Food labelling, food fraud and you.

August 7, 2016

Australia’s new food labelling regulations will be a major step towards combatting the growing challenge of food fraud and help improve consumer confidence.

Consumers need to be able to trust the provenance of the food they buy - and so do producers, suppliers and retailers. Australia's food labelling changes are an important step towards giving all parties confidence in food supply.

These regulations can also be an important tool in the fight against food fraud. It's an old problem - England has food purity laws dating from the 13th century - but professional criminals have now moved into this lucrative global market. PwC estimates that organised crime costs the industry as much as USD$40 billion every year, while consumers are more demanding, and better-informed, than ever. These and other food safety related topics will be discussed at the upcoming HACCP conference in Australia.

Food fraud: not just a financial risk

Businesses can very quickly suffer significant financial losses from damage to their reputation. For example, social media and customer anger drove a rapid and severe backlash against a number of big brands globally as a result of the recent scandal over slave labour in the Asian prawn industry.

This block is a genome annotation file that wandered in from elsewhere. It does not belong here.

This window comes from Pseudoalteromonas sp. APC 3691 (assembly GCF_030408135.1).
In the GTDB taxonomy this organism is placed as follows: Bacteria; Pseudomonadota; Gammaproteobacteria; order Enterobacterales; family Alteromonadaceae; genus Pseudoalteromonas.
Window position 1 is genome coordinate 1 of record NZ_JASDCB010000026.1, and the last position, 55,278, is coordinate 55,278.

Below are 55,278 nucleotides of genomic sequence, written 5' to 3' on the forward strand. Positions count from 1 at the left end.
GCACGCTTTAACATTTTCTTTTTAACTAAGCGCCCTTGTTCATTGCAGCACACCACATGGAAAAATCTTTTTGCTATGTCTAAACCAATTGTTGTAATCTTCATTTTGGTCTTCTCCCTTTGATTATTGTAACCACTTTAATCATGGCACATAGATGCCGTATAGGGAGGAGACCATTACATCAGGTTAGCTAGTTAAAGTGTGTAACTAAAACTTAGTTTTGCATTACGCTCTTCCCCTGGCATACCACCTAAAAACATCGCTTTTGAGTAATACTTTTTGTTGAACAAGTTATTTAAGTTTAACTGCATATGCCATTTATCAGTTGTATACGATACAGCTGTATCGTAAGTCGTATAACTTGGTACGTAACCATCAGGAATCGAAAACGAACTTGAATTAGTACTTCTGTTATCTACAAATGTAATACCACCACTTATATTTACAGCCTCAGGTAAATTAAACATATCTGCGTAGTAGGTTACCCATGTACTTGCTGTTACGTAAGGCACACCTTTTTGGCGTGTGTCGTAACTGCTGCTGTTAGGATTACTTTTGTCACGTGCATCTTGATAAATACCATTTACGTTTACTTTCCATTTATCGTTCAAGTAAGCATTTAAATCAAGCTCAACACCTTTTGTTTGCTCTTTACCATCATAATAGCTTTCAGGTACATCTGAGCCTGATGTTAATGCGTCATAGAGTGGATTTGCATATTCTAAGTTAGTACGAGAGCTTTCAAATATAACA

Food fraud has made many headlines in recent years, and producers and retailers alike have felt the financial impact. Examples include horse and other meats being substituted for beef in pre-packaged foods sold in Europe, adulteration of oregano in Australia, and global-scale substitution of lesser-quality fish species for cod and salmon.

The damage is not just economic. In England, a restaurant owner has been convicted of manslaughter and sentenced to six years in prison for the death of a customer. The owner prepared chicken masala using a cheaper peanut flour instead of almond flour and the customer - who was aware of his allergy to peanuts - died from an anaphylactic reaction. On a much larger scale, the adulteration of baby formula with melamine in China made more than 300,000 infants sick and resulted in six deaths.